To handle this we do two things, first to solve the blocking state when the coordinator dies, we implement a coordinator take over algorithm. Each time a transaction coordinator fails another node will collect the transaction state from the participants and will ensure that the transaction is completed. If this coordinator fails another coordinator will take over until we run out of nodes in which case the cluster have crashed and then we will perform cluster recovery.

The second problem we solve by combining the normal two-phase commit protocol with the linear two-phase commit problem. Linear two-phase commit means that we send the prepare phase in linear order, thus the transaction is started by the first node and it is committed by the last node. This approach decreases the number of messages needed to commit a transaction. It also ensures that the transaction protocol doesn't create any deadlocks in itself.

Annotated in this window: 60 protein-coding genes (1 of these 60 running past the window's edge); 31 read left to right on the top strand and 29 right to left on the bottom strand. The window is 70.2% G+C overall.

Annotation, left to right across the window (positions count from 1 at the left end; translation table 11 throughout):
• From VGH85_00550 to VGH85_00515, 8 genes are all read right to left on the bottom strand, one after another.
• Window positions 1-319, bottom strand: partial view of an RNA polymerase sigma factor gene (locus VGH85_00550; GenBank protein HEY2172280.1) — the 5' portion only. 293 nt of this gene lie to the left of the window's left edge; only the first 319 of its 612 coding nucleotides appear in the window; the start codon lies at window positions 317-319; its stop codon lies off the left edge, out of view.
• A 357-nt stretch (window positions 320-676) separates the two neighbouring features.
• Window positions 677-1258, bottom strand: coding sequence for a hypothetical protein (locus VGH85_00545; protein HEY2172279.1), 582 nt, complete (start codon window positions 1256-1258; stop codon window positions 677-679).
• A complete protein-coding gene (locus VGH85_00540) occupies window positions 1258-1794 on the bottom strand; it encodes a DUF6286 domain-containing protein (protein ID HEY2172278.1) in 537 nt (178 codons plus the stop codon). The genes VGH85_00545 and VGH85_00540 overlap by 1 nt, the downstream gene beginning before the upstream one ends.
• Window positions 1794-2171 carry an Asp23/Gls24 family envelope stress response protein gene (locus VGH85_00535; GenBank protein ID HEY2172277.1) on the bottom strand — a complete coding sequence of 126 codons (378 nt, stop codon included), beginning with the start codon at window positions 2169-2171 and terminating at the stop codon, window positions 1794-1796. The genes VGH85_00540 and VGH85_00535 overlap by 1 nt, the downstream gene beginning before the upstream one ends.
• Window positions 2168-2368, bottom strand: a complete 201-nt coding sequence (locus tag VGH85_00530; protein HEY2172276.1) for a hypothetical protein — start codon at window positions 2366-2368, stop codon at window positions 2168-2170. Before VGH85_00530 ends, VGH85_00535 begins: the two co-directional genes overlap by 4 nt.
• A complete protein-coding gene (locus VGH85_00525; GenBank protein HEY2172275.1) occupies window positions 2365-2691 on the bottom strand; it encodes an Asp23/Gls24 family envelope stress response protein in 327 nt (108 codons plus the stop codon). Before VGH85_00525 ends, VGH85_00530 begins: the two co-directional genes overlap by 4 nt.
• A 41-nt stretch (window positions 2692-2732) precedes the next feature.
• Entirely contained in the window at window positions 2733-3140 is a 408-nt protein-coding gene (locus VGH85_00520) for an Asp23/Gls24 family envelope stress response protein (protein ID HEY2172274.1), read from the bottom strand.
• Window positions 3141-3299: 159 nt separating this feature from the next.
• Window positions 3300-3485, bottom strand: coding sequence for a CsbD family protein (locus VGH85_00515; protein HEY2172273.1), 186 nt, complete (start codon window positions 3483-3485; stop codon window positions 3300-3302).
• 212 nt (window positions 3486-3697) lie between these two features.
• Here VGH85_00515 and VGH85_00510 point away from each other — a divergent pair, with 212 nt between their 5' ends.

We keep one coordinator, but we use linear commit for each row update. Thus we always start the prepare phase by going to the primary replica first, then we go to the first backup replica and so forth until we reach the last backup replica from where we go back to the coordinator.

When committing we move through the nodes in reverse order. Thus we reach the primary replicas last in the chain as seen in the figure.


The interesting thing is when the actual commit point happens. As it turns out the actual commit point is when the commit message reaches the first primary replica. At this point the only thing that can make the transaction fail is a complete cluster failure. Since the cluster will survive as long as not all nodes in a node group fails, thus when all replicas have received the commit decision then at least one live node will know about the commit decision even in the presence of multiple node failures. If the cluster fails another algorithm will come into play, this algorithm is called the global checkpoint algorithm. It ensures that we will always recover a consistent database even in the case of a cluster crash.